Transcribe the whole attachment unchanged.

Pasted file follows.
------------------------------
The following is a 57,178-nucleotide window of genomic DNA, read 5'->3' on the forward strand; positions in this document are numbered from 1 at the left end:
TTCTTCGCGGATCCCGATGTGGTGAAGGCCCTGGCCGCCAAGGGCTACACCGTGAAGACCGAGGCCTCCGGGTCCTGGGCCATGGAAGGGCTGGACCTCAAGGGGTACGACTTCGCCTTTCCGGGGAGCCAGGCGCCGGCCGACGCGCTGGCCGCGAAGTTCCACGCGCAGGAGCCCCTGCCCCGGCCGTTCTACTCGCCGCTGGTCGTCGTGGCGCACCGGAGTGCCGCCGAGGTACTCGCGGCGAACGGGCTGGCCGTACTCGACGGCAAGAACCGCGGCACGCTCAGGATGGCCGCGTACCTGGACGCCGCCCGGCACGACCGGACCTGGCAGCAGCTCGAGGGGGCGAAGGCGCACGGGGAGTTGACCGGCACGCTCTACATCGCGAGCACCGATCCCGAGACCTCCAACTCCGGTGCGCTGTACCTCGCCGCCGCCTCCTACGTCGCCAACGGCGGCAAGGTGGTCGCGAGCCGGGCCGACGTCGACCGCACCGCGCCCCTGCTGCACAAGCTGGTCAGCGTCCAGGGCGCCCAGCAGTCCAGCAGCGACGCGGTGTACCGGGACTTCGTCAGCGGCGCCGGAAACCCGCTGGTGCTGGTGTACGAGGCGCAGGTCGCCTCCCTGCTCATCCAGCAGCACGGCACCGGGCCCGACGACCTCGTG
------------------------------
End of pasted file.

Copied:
The following is a 57,178-nucleotide window of genomic DNA, read 5'->3' on the forward strand; positions in this document are numbered from 1 at the left end:
TTCTTCGCGGATCCCGATGTGGTGAAGGCCCTGGCCGCCAAGGGCTACACCGTGAAGACCGAGGCCTCCGGGTCCTGGGCCATGGAAGGGCTGGACCTCAAGGGGTACGACTTCGCCTTTCCGGGGAGCCAGGCGCCGGCCGACGCGCTGGCCGCGAAGTTCCACGCGCAGGAGCCCCTGCCCCGGCCGTTCTACTCGCCGCTGGTCGTCGTGGCGCACCGGAGTGCCGCCGAGGTACTCGCGGCGAACGGGCTGGCCGTACTCGACGGCAAGAACCGCGGCACGCTCAGGATGGCCGCGTACCTGGACGCCGCCCGGCACGACCGGACCTGGCAGCAGCTCGAGGGGGCGAAGGCGCACGGGGAGTTGACCGGCACGCTCTACATCGCGAGCACCGATCCCGAGACCTCCAACTCCGGTGCGCTGTACCTCGCCGCCGCCTCCTACGTCGCCAACGGCGGCAAGGTGGTCGCGAGCCGGGCCGACGTCGACCGCACCGCGCCCCTGCTGCACAAGCTGGTCAGCGTCCAGGGCGCCCAGCAGTCCAGCAGCGACGCGGTGTACCGGGACTTCGTCAGCGGCGCCGGAAACCCGCTGGTGCTGGTGTACGAGGCGCAGGTCGCCTCCCTGCTCATCCAGCAGCACGGCACCGGGCCCGACGACCTCGTG